Unlike many jurisdictions, there is no minimum capital requirement for Hong Kong companies. Although many companies, particularly listed companies, would have very substantial authorized and issued capital, it is common for companies to have authorized capital of HK$10,000.  Where companies are thinly capitalized, the funds required for the companies‘ activities and businesses are provided, if by shareholders, by way of shareholders‘ loan.
 There are various benefits in having shareholders‘ investments in their companies treated as loans rather than subscription monies for shares. Firstly, the Hong Kong Government levies a capital fee at 0.3% of the authorized capital, and there is no corresponding fee on shareholders‘ loans. Secondly, while dividends can only be declared out of profits and reduction in capital can only be made with court approval -- there is no restriction on repayment of shareholders‘ loans and payment of interest thereon. Thirdly, except subprime loans, shareholders‘ loans share the equal priority with liabilities due to unsecured creditors in terms of the company‘s repayment. Fourthly, shareholders‘ loans can, if desired, be collateralized by the company‘s assets. Fifthly, if properly structured there can be tax advantages derived from interest payments. Sixthly, where the company‘ assets are largely funded by loans rather than capital, the net asset value of the company is accordingly reduced and substantial savings in stamp duty can be achieved when shares in the company are transferred.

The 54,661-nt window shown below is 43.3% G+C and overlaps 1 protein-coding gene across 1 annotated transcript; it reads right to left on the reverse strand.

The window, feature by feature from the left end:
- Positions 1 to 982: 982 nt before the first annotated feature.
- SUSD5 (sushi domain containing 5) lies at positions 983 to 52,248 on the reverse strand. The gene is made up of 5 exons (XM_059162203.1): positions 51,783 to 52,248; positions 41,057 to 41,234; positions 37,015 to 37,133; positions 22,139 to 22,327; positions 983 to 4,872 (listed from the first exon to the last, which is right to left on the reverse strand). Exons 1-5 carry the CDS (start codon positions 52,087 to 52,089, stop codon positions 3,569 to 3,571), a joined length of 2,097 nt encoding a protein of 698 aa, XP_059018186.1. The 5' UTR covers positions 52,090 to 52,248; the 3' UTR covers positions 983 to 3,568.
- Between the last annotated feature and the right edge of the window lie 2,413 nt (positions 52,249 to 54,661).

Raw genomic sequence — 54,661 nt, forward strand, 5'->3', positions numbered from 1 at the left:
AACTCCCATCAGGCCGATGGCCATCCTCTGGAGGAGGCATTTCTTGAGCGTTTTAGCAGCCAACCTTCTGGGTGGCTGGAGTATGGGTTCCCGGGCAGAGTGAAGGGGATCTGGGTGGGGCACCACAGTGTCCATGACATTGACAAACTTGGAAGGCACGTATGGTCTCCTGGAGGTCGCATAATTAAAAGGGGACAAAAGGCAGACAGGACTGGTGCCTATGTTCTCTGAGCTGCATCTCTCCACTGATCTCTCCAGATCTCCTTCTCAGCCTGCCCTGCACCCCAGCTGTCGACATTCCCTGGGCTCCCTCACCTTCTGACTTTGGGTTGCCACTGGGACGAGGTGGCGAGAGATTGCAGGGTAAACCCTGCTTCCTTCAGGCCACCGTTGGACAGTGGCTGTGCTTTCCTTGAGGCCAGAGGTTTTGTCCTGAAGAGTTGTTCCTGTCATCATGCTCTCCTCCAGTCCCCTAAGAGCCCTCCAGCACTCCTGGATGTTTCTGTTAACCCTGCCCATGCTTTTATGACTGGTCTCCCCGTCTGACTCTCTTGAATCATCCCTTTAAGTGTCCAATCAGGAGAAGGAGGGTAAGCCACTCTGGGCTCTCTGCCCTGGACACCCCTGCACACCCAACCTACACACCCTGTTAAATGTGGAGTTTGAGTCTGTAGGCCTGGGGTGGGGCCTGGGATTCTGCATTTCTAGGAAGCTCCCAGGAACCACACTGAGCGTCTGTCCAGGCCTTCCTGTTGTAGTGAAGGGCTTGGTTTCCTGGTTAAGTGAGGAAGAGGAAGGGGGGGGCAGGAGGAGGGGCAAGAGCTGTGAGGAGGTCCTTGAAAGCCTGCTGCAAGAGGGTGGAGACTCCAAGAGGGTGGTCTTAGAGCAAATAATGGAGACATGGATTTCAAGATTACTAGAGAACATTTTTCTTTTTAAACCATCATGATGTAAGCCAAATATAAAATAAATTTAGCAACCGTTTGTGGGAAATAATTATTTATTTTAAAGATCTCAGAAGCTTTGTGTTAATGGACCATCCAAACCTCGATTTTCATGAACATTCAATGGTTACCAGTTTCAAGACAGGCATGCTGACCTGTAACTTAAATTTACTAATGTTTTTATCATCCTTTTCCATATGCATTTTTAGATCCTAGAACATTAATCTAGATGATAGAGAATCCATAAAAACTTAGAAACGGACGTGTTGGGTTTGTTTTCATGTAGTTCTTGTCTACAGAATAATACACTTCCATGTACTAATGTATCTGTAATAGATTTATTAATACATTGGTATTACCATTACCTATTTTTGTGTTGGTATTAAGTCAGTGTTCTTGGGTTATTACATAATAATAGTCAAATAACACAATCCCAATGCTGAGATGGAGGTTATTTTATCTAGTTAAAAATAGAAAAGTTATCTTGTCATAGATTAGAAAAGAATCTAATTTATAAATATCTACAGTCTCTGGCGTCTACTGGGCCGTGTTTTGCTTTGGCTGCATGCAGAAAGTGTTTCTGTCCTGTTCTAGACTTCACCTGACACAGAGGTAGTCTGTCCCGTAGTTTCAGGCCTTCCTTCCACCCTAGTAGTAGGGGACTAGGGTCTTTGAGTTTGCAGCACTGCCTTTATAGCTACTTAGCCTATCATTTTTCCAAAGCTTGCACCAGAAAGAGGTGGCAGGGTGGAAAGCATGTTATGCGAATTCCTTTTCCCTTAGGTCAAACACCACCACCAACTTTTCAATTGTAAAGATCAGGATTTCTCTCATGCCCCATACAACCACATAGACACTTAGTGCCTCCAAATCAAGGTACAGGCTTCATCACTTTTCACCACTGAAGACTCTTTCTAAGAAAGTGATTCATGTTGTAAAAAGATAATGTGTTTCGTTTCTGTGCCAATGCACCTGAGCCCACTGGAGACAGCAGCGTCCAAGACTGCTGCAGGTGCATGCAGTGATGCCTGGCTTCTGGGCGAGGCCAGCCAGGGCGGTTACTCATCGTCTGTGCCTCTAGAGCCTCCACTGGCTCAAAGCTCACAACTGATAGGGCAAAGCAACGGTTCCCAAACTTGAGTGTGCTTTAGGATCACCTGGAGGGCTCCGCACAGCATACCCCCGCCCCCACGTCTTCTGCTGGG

Given that shareholders‘ loans are usually used as the principal internal means of financing a company‘s activities and businesses, transfer of shares in Hong Kong companies are usually accompanied by assignment of interests in shareholders‘ loans. For stamp duty saving purposes, it is advisable to use different entities to acquire the shares and the interests in shareholders‘ loans.
Liquidation of Hong Kong Companies
 A Hong Kong incorporated company may be wound up voluntarily by its shareholders or its creditors or may be wound up by the court or subject to the supervision of the court. Voluntary liquidation is a relatively simple procedure whereby a special resolution of the shareholders (requiring an affirmative vote of 75% of the shareholders present and voting in general meeting) resolving to liquidate the company and appointing a liquidator will be required. In the case of a winding up by shareholders, a Declaration of Solvency has to be made by a majority of the directors. Where a Declaration of Solvency is not made and filed with the Companies Registry, the winding up becomes a creditors‘ voluntary liquidation and approval by the creditors in general meeting is required.  
A company may be wound up by the court upon one of the following grounds:

(a) the company has by special resolution resolved that the company be wound up by the court;

(b) the company does not commence its business within a year from its incorporation, or suspends its business for a whole year;

(c) the number of members is reduced below two;

(d) the company is unable to pay its debts;
 (e) the event, if any, occurs on the occurrence of which the memorandum or articles provide that the company is to be dissolved;

(f) the court is of the opinion that it is just and equitable that the company should be wound up.
While under the existing Companies Ordinance, the reduction of capital, schemes of arrangement and corporate restructuring by way of amalgamation all require approval by the court. The Consulting Report recommends that simple procedures without the necessity for court intervention or liquidation should be made available.
Company registered

Related articles
Copyright © 2016 Hong Kong RuiCheng accounting firm. All rights reserved.